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I have been working to provide text analysis of data. Often analysis included coding of a transcript on paper and then importing the information as numeric codes into R. I want to output a transcript of words with their word number above cut to a certain line width (let's use an arbitrary 80 characters).

A minimal visualization example:

#what we start with:

   person   text word.num
1    greg    The        1
2    greg    dog        2
3    greg   went        3
4    greg     to        4
5    greg    the        5
6    greg   zoo,        6
7    greg    but        7
8    greg    ate        8
9    greg first.        9
10  sally     He       10
11  sally  likes       11
12  sally  water       12
13  sally      a       13
14  sally    bit       14
15  sally   too.       15

#what I'd like:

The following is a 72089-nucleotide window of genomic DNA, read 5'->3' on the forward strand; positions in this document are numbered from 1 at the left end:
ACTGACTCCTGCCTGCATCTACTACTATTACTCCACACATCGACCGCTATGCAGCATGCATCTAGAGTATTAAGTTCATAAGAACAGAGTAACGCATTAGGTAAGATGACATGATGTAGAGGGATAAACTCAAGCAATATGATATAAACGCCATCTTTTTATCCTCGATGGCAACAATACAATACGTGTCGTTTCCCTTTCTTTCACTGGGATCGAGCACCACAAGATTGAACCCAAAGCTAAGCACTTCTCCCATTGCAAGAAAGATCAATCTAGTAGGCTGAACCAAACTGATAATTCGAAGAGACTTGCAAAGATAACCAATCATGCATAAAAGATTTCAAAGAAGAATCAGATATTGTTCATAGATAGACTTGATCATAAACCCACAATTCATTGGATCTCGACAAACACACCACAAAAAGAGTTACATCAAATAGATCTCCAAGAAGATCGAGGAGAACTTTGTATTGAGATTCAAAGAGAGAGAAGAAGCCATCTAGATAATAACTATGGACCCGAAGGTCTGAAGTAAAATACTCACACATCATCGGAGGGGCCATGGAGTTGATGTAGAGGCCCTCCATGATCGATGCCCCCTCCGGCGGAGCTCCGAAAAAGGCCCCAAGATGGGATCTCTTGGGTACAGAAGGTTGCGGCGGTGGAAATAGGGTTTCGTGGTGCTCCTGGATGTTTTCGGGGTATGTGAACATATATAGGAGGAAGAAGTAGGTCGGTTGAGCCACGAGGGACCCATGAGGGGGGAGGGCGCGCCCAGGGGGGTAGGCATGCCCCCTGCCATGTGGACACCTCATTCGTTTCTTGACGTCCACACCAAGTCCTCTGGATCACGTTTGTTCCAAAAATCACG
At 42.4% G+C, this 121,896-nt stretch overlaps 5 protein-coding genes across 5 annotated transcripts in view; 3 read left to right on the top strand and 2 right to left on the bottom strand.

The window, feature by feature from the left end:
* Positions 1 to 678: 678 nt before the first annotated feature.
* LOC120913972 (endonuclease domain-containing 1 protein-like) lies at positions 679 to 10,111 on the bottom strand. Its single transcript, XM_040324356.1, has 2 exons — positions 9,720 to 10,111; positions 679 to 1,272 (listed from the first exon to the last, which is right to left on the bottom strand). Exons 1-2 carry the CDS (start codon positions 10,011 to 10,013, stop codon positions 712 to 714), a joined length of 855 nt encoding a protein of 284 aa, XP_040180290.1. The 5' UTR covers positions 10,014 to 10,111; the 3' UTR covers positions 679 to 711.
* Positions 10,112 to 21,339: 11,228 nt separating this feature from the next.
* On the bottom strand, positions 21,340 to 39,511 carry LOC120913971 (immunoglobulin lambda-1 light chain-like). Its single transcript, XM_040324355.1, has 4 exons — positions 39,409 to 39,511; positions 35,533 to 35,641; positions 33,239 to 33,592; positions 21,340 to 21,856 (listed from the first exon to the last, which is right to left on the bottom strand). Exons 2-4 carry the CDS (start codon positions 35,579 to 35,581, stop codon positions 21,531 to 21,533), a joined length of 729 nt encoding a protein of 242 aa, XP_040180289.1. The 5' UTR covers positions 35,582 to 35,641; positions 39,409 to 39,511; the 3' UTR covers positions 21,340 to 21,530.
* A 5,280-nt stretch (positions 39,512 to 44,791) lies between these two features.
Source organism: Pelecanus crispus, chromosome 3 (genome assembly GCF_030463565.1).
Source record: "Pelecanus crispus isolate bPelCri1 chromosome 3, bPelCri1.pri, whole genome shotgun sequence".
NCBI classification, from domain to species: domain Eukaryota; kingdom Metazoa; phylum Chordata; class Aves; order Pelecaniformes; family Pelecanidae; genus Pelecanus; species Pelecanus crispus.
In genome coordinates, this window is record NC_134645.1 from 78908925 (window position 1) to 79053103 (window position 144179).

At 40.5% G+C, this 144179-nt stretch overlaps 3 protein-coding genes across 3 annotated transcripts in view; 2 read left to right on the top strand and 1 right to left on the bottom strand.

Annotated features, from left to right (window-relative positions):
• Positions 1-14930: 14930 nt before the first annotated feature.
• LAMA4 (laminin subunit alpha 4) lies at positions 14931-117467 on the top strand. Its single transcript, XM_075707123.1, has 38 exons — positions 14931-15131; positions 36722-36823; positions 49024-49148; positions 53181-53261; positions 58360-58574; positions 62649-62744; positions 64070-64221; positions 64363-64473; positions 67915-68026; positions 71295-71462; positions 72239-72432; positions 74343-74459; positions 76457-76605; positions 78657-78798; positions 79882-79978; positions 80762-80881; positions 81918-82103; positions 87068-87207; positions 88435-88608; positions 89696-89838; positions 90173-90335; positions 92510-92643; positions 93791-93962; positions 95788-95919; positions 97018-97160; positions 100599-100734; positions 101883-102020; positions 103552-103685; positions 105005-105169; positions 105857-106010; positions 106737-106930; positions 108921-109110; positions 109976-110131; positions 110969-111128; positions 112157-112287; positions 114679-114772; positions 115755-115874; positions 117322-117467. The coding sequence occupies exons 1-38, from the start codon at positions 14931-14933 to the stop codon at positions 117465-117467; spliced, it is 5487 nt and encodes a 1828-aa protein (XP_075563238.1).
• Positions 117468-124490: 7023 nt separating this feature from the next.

1   2   3    4  5   6
The dog went to the zoo, 

7   8   9      10 11     
but ate first. He likes   

12    13  14  15
water a   bit too.  

An additional problem arises as the numbers get large in that a larger word number may exceed a short word and the word would need an additional space placed in front of it. I think this would be easy enough to do in the pasting process by determining the max characters (digits) of the largest number and adding that much space after words that are less than this amount.

My thought to tackle this thus far was to:

  1. Create a 1 column matrix for the character vector that each row is a certain max length (strwrap may be useful here)
  2. Add extra spaces after short words as discussed above (nchar and gsub may be useful here)
  3. Determine the the numeric values for an accompanying matrix by using a word count function and then cumsum and seq to make an accompanying matrix of numeric values (actually character) that is also 1 column. This will match row for row with the character (words) matrix.